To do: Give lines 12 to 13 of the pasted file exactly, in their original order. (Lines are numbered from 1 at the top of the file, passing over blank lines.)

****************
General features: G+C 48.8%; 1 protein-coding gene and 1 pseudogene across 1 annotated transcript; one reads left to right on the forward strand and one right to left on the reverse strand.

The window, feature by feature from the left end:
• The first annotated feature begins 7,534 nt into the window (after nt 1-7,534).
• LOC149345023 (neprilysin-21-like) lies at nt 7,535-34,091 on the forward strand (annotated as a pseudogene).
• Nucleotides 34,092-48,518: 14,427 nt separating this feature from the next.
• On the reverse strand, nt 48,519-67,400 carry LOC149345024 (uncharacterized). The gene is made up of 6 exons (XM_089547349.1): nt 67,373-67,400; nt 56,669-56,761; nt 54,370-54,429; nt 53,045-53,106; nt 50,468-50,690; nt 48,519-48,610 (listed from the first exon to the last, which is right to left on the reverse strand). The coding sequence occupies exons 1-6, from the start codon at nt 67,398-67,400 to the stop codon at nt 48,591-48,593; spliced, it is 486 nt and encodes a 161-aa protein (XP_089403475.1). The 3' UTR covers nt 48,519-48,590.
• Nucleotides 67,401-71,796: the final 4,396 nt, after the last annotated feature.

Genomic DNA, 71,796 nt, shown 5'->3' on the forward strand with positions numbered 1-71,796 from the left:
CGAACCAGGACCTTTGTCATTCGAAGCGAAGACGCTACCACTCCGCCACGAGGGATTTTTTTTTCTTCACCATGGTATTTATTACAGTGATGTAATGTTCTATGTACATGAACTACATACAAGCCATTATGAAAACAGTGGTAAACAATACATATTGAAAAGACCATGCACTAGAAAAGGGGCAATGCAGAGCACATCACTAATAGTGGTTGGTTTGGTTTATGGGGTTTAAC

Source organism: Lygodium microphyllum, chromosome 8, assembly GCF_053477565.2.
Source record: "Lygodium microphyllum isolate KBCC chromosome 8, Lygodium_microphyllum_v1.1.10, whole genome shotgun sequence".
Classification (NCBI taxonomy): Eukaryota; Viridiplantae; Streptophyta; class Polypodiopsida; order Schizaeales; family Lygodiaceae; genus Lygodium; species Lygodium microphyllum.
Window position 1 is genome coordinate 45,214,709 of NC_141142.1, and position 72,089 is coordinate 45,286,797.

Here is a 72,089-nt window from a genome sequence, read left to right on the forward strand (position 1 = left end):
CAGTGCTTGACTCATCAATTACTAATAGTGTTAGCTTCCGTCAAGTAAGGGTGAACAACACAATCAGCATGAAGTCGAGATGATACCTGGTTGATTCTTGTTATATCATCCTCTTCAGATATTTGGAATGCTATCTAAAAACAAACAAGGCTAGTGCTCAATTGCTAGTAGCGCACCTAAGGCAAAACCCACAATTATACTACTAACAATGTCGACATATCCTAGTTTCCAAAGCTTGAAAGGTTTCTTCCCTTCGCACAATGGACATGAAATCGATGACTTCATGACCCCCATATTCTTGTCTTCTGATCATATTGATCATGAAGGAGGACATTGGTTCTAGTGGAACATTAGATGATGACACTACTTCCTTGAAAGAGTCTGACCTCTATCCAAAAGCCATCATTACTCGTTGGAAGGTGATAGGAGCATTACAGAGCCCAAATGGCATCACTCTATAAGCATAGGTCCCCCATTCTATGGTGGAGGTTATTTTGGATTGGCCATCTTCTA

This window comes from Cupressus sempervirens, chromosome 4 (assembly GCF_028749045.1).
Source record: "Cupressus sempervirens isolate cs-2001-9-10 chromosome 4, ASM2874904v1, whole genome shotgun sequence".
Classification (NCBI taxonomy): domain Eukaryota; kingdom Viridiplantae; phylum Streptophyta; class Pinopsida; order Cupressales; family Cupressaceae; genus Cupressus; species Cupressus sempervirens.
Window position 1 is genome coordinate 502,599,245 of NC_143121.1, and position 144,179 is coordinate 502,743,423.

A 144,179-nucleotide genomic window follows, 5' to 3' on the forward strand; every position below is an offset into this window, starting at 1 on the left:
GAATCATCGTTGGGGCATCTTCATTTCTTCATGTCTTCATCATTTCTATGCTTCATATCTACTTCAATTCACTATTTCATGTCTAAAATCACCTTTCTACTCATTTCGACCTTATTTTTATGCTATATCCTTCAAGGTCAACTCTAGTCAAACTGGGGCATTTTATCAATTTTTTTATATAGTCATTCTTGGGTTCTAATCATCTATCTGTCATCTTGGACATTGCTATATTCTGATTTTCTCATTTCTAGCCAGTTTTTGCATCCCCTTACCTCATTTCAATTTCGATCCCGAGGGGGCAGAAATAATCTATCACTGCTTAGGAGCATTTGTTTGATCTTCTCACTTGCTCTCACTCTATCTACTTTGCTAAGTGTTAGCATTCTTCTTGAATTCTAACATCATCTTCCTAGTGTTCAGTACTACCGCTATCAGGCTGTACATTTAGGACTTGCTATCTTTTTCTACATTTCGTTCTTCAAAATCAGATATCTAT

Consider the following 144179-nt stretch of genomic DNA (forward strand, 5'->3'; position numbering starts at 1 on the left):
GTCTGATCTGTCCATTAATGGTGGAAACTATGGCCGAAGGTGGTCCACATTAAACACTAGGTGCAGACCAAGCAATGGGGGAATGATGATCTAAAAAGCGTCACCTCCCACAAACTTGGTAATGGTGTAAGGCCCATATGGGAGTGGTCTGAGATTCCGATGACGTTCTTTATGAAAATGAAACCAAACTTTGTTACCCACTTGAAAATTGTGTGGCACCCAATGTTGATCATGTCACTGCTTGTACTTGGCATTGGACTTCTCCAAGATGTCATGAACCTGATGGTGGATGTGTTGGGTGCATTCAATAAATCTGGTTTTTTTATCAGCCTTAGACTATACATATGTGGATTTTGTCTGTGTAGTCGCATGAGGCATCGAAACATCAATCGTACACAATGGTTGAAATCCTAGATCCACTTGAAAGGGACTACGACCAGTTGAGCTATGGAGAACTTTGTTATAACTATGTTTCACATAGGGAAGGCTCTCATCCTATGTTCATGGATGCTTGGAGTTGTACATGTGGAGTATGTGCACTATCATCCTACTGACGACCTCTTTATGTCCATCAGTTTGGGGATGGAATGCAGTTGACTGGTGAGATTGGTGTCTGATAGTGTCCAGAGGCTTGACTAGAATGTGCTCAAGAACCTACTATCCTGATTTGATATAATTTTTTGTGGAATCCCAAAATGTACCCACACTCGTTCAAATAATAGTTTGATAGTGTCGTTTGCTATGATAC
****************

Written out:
Classification (NCBI taxonomy): Eukaryota; Viridiplantae; Streptophyta; class Polypodiopsida; order Schizaeales; family Lygodiaceae; genus Lygodium; species Lygodium microphyllum.
Window position 1 is genome coordinate 45,214,709 of NC_141142.1, and position 72,089 is coordinate 45,286,797.